EUROPE: With its first Chinese-built Sirius trainsets moving on to a further phase of testing before entering revenue service next year, Czech open access operator Leo Express is now looking at ordering a multi-system variant capable of operating more widely across Europe.

Leo Express confirmed on November 30 that the first three five-car electric multiple-units supplied by CRRC Zhuzhou Electric Locomotive had ‘recently progressed into a further phase of their approval process’. Subject to formal certification under the EU Agency for Railways’ unified vehicle authorisation regime, they are expected to enter revenue service next year on routes linking the Czech Republic, Slovakia and Poland.

Unlike the company’s original Stadler Flirt EMUs that only operate on 3 kV DC, the Sirius units are equipped to run on the 25 kV 50 Hz and 3 kV DC power supplies used in the three countries.

Leo Express has recently acquired a safety certificate from the Federal Railway Office to operate its own passenger services in Germany, where it formerly worked with other partners under the FlixTrain brand. Pointing out that it was the only Czech passenger carrier to hold a German operating licence, the company said it was now looking at potential business opportunities in that market.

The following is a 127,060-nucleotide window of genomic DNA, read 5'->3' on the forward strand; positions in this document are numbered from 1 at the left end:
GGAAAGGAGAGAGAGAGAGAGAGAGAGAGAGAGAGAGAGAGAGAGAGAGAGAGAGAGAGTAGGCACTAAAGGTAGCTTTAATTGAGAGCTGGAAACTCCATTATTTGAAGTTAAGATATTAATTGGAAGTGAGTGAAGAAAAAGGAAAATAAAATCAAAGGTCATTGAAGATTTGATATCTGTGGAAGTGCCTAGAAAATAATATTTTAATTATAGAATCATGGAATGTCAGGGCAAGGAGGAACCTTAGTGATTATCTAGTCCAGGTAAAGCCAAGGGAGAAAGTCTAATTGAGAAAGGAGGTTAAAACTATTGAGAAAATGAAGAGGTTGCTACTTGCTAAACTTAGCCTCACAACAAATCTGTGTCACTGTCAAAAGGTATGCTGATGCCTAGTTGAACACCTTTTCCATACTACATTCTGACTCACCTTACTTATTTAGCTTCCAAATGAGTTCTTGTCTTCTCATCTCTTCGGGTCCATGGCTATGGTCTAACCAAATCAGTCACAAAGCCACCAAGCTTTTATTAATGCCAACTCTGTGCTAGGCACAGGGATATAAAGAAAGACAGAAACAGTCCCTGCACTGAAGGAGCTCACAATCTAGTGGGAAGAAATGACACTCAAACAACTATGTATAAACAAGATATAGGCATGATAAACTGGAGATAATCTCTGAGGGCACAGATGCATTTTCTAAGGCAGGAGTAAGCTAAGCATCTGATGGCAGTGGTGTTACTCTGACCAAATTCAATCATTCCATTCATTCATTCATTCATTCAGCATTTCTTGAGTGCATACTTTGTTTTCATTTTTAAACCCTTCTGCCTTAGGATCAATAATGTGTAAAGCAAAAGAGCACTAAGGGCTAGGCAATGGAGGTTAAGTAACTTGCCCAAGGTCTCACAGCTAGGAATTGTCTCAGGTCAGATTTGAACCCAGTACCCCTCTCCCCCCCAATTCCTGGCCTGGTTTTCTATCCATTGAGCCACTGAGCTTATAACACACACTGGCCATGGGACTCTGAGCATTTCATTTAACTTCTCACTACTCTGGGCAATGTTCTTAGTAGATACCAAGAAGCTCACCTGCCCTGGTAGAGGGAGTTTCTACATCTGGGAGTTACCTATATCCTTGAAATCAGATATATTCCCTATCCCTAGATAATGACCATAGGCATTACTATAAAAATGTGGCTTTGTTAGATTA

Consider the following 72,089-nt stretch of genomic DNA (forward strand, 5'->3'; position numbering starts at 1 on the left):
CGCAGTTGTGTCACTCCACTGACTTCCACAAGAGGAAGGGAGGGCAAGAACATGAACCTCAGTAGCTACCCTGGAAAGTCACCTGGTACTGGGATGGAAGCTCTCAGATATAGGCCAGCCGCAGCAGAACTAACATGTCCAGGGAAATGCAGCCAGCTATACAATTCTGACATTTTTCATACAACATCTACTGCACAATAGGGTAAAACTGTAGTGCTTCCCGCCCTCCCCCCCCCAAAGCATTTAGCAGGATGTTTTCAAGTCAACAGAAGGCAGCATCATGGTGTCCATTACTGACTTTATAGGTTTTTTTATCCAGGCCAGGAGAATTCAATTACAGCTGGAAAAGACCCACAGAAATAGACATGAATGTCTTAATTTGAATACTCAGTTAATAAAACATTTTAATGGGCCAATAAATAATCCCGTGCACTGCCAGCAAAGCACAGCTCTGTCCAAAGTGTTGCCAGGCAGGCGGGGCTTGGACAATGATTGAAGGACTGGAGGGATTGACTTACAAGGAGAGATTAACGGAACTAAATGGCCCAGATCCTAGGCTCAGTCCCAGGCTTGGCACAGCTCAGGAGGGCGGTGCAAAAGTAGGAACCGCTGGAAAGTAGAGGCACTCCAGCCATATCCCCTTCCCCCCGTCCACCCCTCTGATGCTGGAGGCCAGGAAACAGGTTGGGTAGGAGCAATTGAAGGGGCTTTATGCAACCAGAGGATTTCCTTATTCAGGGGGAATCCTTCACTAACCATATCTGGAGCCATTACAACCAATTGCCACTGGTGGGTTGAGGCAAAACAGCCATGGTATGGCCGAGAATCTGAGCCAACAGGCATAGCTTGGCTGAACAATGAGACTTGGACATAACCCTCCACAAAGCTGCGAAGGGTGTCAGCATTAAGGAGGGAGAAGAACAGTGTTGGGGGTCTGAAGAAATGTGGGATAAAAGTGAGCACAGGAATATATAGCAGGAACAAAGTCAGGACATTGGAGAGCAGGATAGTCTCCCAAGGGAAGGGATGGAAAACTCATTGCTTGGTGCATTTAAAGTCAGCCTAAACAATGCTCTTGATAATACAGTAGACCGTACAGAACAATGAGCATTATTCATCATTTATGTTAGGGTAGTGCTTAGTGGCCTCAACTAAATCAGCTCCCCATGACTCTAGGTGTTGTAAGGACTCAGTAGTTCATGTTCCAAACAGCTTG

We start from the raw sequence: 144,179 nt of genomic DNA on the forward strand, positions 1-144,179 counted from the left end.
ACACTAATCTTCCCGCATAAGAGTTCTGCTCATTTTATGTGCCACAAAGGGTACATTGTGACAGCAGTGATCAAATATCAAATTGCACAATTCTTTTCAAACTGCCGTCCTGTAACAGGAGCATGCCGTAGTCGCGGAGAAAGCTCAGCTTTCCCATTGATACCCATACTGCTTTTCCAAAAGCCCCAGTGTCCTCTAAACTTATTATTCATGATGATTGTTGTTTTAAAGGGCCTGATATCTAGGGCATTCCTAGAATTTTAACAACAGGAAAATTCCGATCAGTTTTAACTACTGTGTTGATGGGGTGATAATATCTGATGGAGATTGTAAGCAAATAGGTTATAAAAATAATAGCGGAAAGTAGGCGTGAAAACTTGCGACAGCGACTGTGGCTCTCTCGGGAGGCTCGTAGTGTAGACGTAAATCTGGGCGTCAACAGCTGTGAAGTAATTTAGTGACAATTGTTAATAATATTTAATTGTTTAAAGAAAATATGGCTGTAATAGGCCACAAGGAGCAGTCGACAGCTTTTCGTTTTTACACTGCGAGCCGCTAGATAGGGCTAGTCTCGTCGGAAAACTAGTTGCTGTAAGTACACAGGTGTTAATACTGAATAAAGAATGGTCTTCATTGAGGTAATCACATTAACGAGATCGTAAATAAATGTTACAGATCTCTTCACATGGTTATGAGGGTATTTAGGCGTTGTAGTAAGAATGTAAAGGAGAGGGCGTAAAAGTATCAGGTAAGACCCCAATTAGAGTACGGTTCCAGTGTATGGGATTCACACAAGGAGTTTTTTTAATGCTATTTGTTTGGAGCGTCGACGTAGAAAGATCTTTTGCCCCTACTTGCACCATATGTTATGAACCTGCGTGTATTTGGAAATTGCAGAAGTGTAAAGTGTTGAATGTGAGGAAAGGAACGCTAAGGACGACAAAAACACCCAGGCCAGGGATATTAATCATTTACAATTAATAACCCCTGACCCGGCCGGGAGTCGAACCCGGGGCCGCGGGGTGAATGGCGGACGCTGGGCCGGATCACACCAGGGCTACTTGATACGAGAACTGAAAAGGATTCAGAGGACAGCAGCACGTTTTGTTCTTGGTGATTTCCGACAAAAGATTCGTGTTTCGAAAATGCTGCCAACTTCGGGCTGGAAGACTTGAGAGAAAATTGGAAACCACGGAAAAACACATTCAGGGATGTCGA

The KCr5bn initial contract with CRRC Zhuzhou includes options to order up to 30 more trainsets, and Leo Express is therefore considering whether any future Sirius EMUs should also be equipped to run on Germany’s 15 kV 16·7 Hz electrification. It notes that the ‘slight modification’ to add a multi-system capability would also enable the units to operate in Austria, Switzerland, Sweden, or Norway.

Leo Express told Railway Gazette on December 1 that it was starting to restore services following the coronavirus pandemic. The Czech government had ‘implemented significant restrictions on free movement’, which had led to a sharp drop in demand, while the international trains to Košice, Kraków and Wrocław had been halted by border closures. Having dropped to 10% of normal, ridership has now returned to around 30%, and the operator anticipated that ridership would be back to ‘almost 100% by the end of this year’. Nevertheless, it expected to report losses ‘in hundreds of million KC’ as a result of the disruption.